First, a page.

Usually ‘twisting” injury

History crucial

McMurray’s Test

Collateral Ligament Injury


Grade I

Local tenderness+ slight or no laxity

Grade II

Local tenderness+ laxity

Complete rupture

Soft Tissue Injuries

Ruptured Quadriceps

Unable to straight leg raise

Possible palpable defect.

Surgical repair

Ruptured Patellar Tendon

Unable to straight leg raise

Possible palpable defect. Displaced patella

Avulsion of tibial tuberosity

Surgical repair.

Ankle Injuries


Anatomical Structures




Ankle Ligaments

There are three lateral ligaments predominantly responsible for the support and maintenance of bone apposition (best possible fit).  These ligaments prevent inversion of the foot.

These ligaments are:

Anterior talofibular ligament

Calcaneofibular ligament

Posterior talofibular ligament

The deltoid ligament

This is located on the medial aspect of the foot.  It is the largest ligament but is actually comprised of several sections all fused together.  This ligament prevents (eversion) of the ankle.  The deltoid ligament is triangular in shape and has superficial and deep layers.  It is the most difficult ligament in the foot to sprain.

Specific Injuries

Ankle Injuries: Sprains

Single most common injury in athletics caused by sudden inversion or eversion moments

GRADE 1 ( Mild ) SPRAINS (Ligament is affected)

GRADE 2 (Moderate) SPRAINS (Ligament is torn)

GRADE 3 ( Severe ) SPRAINS (Uncommon severe injuries, associated with fractures)

Inversion Sprains

Most common and result in injury to the lateral ligaments

Anterior talofibular ligament is injured with inversion, plantar flexion and internal rotation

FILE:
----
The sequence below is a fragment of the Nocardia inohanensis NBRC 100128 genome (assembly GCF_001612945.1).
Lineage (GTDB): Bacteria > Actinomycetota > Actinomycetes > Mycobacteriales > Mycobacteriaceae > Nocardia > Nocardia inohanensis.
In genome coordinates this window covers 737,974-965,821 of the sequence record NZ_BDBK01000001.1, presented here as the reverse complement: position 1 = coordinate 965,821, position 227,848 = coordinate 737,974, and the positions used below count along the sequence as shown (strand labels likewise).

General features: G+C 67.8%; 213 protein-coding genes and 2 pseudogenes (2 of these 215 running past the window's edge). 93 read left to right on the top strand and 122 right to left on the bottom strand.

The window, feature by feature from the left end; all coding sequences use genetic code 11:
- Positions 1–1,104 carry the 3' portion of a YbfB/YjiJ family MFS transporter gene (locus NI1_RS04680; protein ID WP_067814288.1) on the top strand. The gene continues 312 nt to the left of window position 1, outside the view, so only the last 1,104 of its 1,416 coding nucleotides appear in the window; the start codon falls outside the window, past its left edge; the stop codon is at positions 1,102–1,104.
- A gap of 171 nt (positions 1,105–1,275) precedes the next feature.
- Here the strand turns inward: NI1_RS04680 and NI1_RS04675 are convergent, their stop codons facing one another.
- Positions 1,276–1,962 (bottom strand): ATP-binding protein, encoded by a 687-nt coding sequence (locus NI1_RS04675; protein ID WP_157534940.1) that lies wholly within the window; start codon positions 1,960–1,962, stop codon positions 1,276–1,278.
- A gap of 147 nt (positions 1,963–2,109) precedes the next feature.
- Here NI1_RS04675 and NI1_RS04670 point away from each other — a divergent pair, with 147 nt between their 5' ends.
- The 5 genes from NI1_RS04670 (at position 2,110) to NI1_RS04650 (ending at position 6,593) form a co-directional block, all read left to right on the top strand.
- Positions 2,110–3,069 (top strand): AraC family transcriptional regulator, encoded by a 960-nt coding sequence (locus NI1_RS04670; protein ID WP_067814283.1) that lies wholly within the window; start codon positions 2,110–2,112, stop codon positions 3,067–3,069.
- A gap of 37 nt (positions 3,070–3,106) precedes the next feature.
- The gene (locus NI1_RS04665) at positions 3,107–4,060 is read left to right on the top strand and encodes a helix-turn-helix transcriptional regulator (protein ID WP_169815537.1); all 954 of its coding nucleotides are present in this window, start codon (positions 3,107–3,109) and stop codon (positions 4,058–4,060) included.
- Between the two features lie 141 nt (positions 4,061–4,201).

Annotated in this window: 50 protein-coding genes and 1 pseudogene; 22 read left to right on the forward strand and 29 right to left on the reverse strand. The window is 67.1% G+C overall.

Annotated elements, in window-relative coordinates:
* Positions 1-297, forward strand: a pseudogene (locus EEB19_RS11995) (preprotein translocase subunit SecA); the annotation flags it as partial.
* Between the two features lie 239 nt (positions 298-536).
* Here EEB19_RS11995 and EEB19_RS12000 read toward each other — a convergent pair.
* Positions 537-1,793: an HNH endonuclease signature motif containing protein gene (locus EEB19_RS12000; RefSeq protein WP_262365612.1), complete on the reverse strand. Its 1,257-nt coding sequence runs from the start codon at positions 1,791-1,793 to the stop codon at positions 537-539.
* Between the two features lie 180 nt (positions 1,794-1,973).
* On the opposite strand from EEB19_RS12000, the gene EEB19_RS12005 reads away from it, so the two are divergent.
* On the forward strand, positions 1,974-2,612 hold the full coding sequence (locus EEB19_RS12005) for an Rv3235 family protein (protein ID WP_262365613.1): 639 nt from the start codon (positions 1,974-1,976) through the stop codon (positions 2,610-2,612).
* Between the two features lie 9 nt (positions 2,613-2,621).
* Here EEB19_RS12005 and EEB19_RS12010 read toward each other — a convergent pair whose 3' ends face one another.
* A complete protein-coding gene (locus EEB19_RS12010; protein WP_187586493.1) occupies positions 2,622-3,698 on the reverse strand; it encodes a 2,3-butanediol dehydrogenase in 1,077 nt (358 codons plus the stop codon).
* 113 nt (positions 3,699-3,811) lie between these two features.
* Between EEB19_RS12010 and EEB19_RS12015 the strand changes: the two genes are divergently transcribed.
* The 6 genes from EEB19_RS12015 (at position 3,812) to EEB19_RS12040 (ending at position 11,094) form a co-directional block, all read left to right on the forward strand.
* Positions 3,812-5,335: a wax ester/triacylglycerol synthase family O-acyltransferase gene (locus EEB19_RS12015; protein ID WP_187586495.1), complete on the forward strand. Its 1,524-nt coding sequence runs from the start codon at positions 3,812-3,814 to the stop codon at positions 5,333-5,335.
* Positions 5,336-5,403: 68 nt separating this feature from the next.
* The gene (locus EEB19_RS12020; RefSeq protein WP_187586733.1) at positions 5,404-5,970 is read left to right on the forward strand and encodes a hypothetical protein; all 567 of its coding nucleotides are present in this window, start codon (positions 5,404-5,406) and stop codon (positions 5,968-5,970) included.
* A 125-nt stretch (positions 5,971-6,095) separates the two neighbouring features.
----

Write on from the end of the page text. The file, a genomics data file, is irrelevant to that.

Occasionally the force is great enough for an avulsion fracture to occur w/ the lateral malleolus



Inversion ankle sprains

Inversion ankle sprain injures the lateral ligaments of the ankle.

About 90% of all ankle sprains are inversion sprains.


Eversion sprain

Ankle dislocation

An injury to the ankle so that the bones are displaced and are no longer in the correct alignment.

Ankle dislocations are almost always associated with sprains and fractures.

Ankle dislocation


Ankle dislocation

Patient Evaluation



Time since injury

Associated injuries





Alcoholism / drug abuse

Physical Exam

Note obvious deformities

Neurovascular exam

Pain to palpation of malleoli and ligaments

Palpate along the entire fibula

Pain at the ankle with compression

syndesmotic injury

Examine the hindfoot and forefoot for associated injuries

X-ray Evaluation

AP, Lateral and Mortise views of the ankle

AP and lateral of tibia

Foot series if tender

Fifth metatarsal

Calcaneus fracture

Mortise View

AP view of ankle with foot internally rotated

Abnormal findings:

medial joint space widening

tibia/fibula overlap <1mm

Types of fractures


Conservative if stability present

Closed reduction

Compression dressing, splint, and elevation

Pain control

Surgery if stability compromised